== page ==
- James MacMillan, Scottish composer, has set to music an English paraphrase of the antiphon O Oriens ('O Radiant Dawn') as part of his Strathclyde Motets. The setting borrows harmony from Thomas Tallis's motet O nata lux.
- "BinAural Collaborative Hypertest". Retrieved 19 December 2013.
- "Sapientia". Archived from the original on July 6, 2008. Retrieved 28 November 2007.
- "Adonai". Archived from the original on 20 May 2007. Retrieved 28 November 2007.
- "Radix Jesse". Archived from the original on 24 August 2007. Retrieved 28 November 2007.
- "Oriens". Archived from the original on 24 August 2007. Retrieved 28 November 2007.
- "Rex Gentium". Archived from the original on 25 August 2007. Retrieved 28 November 2007.
- Ballhorn, Egbert (1998). "Die O-Antiphonen: Israelgebet der Kirche". Jahrbuch für Liturgik und Hymnologie. 37: 9–34. ISSN 0075-2681. JSTOR 24200651.
- Cabaniss, J. Allen (1947). "A Note on the Date of the Great Advent Antiphons". Speculum. 22 (3): 440–442. doi:10.2307/2856875. ISSN 0038-7134. JSTOR 2856875. S2CID 163096681.
- Cabaniss, Allen (1975). "A Jewish Provenience of the Advent Antiphons?". The Jewish Quarterly Review. 66 (1): 39–56. doi:10.2307/1454108. ISSN 0021-6682. JSTOR 1454108.
- "O come, O come, Emmanuel". Dominican Friars of the Province of St. Joseph. 2011-12-16. Retrieved 19 April 2013.
- Wisdom 8:1
- Henry, Hugh Thomas (1911). Catholic Encyclopedia. Vol. 11. .
- on YouTube
- "ego ex ore Altissimi prodivi" (Sirach 24:5)
- "[Sapientia] attingit a fine usque ad finem fortiter, et disponit omnia suaviter" (Wisdom 8:1)
- "Relinquite infantiam, et vivite, et ambulate per vias prudentiae" (Proverbs 9:6)
- "I came forth from the mouth of the Most High" (Sirach 24:3)
- "[Wisdom] reaches mightily from one end of the earth to the other, and she orders all things well" (Wisdom 8:1)
- "Forsake childishness, and live, and walk by the ways of prudence" (Proverbs 9:6, Douay-Rheims, following the Vulgate)
- "Ego Dominus qui apparui Abraham, Isaac et Jacob in Deo omnipotente: et nomen meum Adonai non indicavi eis" (Exodus 6:2-3)
- "dux in populo Israel" (2 Chronicles 6:5)
- "apparuit ei Dominus in flamma ignis de medio rubi" (Exodus 3:2)
- "Haec sunt praecepta, quae mandavit Dominus Moysi ad filios Israel in monte Sinai" (Leviticus 27:34)
- "redimam in brachio excelso" (Exodus 6:6)
- "I am the Lord. I appeared to Abraham, Isaac, and Jacob as God Almighty (El Shaddai), but by my name ‘The Lord’ (Adonai) I did not make myself known to them" (Exodus 6:2-3)
- "the leader over my people Israel" (2 Chronicles 6:5)
- "The angel of the Lord appeared to him in a flame of fire out of a bush" (Exodus 3:2)
- "These are the commandments that the Lord gave to Moses for the people of Israel on Mount Sinai" (Leviticus 27:34)
- "I will redeem you with an outstretched arm" (Exodus 6:6)
- "Radix Jesse, qui stat in signum populorum" (Isaiah 11:10)
- "super ipsum continebunt reges os suum" (Isaiah 52:15)
- "ipsum gentes deprecabuntur" (Isaiah 11:10)
- "the Root of Jesse shall stand as a signal to the peoples" (Isaiah 11:10)
- "kings shall shut their mouths because of him" (Isaiah 52:15)
- "him the Gentiles shall beseech" (Isaiah 11:10, Douay-Rheims, following the Vulgate)
- "dabo clavem domus David super humerum ejus" ("Isaiah 22:22)
- "aperiet et non erit qui claudat, claudet et non erit qui aperiat" (Isaiah 22:22)
- "ut educeres de conclusione vinctum" (Isaiah 42:7)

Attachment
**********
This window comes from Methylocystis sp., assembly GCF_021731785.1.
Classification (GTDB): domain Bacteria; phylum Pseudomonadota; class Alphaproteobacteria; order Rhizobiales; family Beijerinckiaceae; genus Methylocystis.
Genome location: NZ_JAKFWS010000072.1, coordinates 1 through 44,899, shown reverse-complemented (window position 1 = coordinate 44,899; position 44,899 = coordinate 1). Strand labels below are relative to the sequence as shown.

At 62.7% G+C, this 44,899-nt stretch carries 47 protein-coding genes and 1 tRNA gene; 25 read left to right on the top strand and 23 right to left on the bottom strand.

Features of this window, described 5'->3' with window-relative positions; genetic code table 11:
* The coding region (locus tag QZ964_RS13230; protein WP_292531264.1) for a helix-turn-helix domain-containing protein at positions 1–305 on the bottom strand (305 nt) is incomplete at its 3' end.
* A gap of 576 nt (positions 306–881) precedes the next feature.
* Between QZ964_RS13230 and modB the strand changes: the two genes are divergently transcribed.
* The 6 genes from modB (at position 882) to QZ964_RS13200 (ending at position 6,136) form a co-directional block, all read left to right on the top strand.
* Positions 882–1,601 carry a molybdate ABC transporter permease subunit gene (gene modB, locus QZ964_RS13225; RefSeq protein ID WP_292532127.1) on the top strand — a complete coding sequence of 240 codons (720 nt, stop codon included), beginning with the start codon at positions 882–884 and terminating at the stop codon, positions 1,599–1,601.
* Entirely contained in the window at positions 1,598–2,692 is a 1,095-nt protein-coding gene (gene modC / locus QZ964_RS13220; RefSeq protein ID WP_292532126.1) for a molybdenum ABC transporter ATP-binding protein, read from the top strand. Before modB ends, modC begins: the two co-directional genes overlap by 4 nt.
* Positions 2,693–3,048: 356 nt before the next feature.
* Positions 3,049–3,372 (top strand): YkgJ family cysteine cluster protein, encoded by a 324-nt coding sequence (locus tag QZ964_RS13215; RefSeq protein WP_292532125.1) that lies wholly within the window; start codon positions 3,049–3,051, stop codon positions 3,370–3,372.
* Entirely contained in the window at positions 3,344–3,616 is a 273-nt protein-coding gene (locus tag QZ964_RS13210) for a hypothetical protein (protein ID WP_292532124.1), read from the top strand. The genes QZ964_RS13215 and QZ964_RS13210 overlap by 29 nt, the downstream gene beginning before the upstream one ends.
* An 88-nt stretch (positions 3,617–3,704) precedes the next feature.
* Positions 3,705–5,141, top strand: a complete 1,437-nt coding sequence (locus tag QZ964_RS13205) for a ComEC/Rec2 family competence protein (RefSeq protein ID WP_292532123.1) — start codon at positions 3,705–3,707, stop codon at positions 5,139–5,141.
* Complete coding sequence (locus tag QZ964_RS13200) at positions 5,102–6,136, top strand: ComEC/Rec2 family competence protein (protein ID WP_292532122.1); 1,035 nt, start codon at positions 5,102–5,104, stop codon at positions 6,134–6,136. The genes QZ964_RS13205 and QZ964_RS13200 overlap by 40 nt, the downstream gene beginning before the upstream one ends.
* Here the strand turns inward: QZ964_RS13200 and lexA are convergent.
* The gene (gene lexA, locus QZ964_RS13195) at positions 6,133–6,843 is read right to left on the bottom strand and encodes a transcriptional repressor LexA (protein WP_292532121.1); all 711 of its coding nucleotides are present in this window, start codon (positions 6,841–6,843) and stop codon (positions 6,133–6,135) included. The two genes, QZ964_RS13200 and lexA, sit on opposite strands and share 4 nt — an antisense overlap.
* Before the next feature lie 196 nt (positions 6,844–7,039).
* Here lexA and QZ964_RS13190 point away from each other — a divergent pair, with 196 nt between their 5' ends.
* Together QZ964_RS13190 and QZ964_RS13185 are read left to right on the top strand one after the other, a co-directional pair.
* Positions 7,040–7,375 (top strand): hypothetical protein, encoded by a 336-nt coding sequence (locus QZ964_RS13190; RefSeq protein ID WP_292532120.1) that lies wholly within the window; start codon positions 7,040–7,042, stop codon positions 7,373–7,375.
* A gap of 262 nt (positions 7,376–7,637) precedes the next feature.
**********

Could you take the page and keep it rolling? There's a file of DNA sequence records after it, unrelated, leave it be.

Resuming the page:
- "qui in tenebris et in umbra mortis sedent" (Luke 1:79)
- "I will place on his shoulder the key of the house of David" ("Isaiah 22:22)
- "he shall open and no one shall shut; he shall shut and no one shall open" (Isaiah 22:22)
- "to bring out the prisoners from the dungeon" (Isaiah 42:7)
- "those who sit in darkness and in the shadow of death"(Luke 1:79)
- "Oriens ex alto" (Lk 1:78)
- "candor est enim lucis aeternae" (Wisdom 7:26)
- "orietur sol justitiae" (Mal 4:2 (Hebrew 3:20))
- "illuminare his qui in tenebris et in umbra mortis sedent" (Luke 1:79)
- "the dawn from on high" (Lk 1:78)
- "[Wisdom] is the brightness of eternal light" (Wisdom 7:26, Douay-Rheims, following the Vulgate)"
- "the sun of righteousness shall rise" (Mal 4:2 (Hebrew 3:20))
- "to give light to those who sit in darkness and in the shadow of death" (Luke 1:79)
- "Quis non timebit te, o Rex gentium?" (Jer 10:7)
- "veniet desideratus cunctis gentibus" (Haggai 2:8)
- "Ecce ego mittam in fundamentis Sion lapidem, lapidem probatum, angularem, pretiosum, in fundamento fundatum" (Is 28:16)
- "fecit utraque unum" (Ephesians 2:14)
- "formavit hominem de limo terrae" (Genesis 2:7)
- "Who would not fear you, O king of the nations?" (Jer 10:7)
- "the desired of all nations shall come" (Haggai 2:8, Douay-Rheims, following the Vulgate)
- "See, I am laying in Zion a foundation stone, a tested stone, a precious cornerstone, a sure foundation" (Is 28:16)
- "he has made both groups into one" (Ephesians 2:14)
- "formed man from the dust of the ground" (Genesis 2:7)
- "ecce virgo concipiet, et pariet filium, et vocabitur nomen ejus Emmanuel" (Isaiah 7:14)
- "Dominus legifer noster, Dominus rex noster" (Isaiah 33:22)
- "ipse erit expectatio gentium" (Genesis 49:10)
- "speramus in Deum vivum, qui est Salvator omnium hominum" (1 Tim 4:10)
- "Look, the young woman is with child and shall bear a son, and shall name him Immanuel" (Isaiah 7:14)
- "The Lord is our lawgiver, the Lord is our king" (Isaiah 33:22, Douay-Rheims, following the Vulgate)
- "he shall be the expectation of nations" (Genesis 49:10, Douay-Rheims, following the Vulgate)
- "we have our hope set on the living God, who is the Saviour of all people" (1 Tim 4:10)
- Common Worship: Daily Prayer, Church House Publishing, 2005, ISBN 978-0-7151-2073-6, page 211.
- Lectionary 197
- Lectionary 198
- Lectionary 199
- Lectionary 200
- Lectionary 200
- Divine Worship: The Missal pp. 162-163
- Divine Worship: The Missal p. 123
- Divine Worship: The Missal pp. 166-181
- Bower, Peter C. (2003). The companion to the Book of Common Worship. Geneva Press. p. 100. ISBN 978-0664502324.
- "Herman Strategier", Wikipedia (in Dutch), 2019-01-07, retrieved 2019-09-09
- Radio, Scala (8 July 2021). "O Radiant Dawn from the Strathclyde Motets". Scala Radio's A Soundtrack for Life: Classical Music to Take You Through the Day. Octopus. ISBN 978-0-85783-968-8. Retrieved 13 December 2021.